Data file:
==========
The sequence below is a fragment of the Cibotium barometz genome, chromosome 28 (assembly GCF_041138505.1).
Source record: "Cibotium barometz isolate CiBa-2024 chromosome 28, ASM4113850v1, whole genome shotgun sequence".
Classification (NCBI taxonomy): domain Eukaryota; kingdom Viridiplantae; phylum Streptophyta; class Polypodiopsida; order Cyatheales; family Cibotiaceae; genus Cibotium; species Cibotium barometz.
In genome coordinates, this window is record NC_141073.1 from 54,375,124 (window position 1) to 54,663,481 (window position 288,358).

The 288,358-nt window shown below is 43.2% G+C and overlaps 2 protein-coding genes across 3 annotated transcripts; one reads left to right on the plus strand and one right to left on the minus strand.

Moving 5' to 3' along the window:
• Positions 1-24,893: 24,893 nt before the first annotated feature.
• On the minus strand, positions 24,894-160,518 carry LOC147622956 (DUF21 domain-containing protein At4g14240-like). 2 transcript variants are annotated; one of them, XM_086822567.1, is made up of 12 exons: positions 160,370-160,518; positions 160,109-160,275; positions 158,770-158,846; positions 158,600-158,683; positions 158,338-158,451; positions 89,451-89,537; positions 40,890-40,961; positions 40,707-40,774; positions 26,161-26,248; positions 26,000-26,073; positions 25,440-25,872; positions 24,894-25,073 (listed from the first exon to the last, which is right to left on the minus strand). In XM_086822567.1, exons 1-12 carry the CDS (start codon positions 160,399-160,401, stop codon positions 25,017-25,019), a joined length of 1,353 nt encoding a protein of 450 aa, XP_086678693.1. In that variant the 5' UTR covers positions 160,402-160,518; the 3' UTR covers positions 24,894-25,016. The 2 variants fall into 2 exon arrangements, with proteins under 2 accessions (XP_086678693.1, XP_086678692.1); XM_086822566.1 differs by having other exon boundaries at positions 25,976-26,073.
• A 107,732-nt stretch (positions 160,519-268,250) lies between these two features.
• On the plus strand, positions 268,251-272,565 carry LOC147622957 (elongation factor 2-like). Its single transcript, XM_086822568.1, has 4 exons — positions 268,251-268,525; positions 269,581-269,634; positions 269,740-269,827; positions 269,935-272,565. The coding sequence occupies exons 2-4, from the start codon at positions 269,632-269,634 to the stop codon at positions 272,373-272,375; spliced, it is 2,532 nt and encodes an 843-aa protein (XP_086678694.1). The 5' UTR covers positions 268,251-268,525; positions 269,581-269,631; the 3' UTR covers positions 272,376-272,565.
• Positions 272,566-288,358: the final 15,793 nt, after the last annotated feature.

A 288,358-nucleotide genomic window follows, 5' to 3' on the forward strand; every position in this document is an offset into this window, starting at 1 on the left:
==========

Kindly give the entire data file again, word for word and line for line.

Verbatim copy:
The sequence below is a fragment of the Cibotium barometz genome, chromosome 28 (assembly GCF_041138505.1).
Source record: "Cibotium barometz isolate CiBa-2024 chromosome 28, ASM4113850v1, whole genome shotgun sequence".
Classification (NCBI taxonomy): domain Eukaryota; kingdom Viridiplantae; phylum Streptophyta; class Polypodiopsida; order Cyatheales; family Cibotiaceae; genus Cibotium; species Cibotium barometz.
In genome coordinates, this window is record NC_141073.1 from 54,375,124 (window position 1) to 54,663,481 (window position 288,358).

The 288,358-nt window shown below is 43.2% G+C and overlaps 2 protein-coding genes across 3 annotated transcripts; one reads left to right on the plus strand and one right to left on the minus strand.

Moving 5' to 3' along the window:
• Positions 1-24,893: 24,893 nt before the first annotated feature.
• On the minus strand, positions 24,894-160,518 carry LOC147622956 (DUF21 domain-containing protein At4g14240-like). 2 transcript variants are annotated; one of them, XM_086822567.1, is made up of 12 exons: positions 160,370-160,518; positions 160,109-160,275; positions 158,770-158,846; positions 158,600-158,683; positions 158,338-158,451; positions 89,451-89,537; positions 40,890-40,961; positions 40,707-40,774; positions 26,161-26,248; positions 26,000-26,073; positions 25,440-25,872; positions 24,894-25,073 (listed from the first exon to the last, which is right to left on the minus strand). In XM_086822567.1, exons 1-12 carry the CDS (start codon positions 160,399-160,401, stop codon positions 25,017-25,019), a joined length of 1,353 nt encoding a protein of 450 aa, XP_086678693.1. In that variant the 5' UTR covers positions 160,402-160,518; the 3' UTR covers positions 24,894-25,016. The 2 variants fall into 2 exon arrangements, with proteins under 2 accessions (XP_086678693.1, XP_086678692.1); XM_086822566.1 differs by having other exon boundaries at positions 25,976-26,073.
• A 107,732-nt stretch (positions 160,519-268,250) lies between these two features.
• On the plus strand, positions 268,251-272,565 carry LOC147622957 (elongation factor 2-like). Its single transcript, XM_086822568.1, has 4 exons — positions 268,251-268,525; positions 269,581-269,634; positions 269,740-269,827; positions 269,935-272,565. The coding sequence occupies exons 2-4, from the start codon at positions 269,632-269,634 to the stop codon at positions 272,373-272,375; spliced, it is 2,532 nt and encodes an 843-aa protein (XP_086678694.1). The 5' UTR covers positions 268,251-268,525; positions 269,581-269,631; the 3' UTR covers positions 272,376-272,565.
• Positions 272,566-288,358: the final 15,793 nt, after the last annotated feature.

A 288,358-nucleotide genomic window follows, 5' to 3' on the forward strand; every position in this document is an offset into this window, starting at 1 on the left: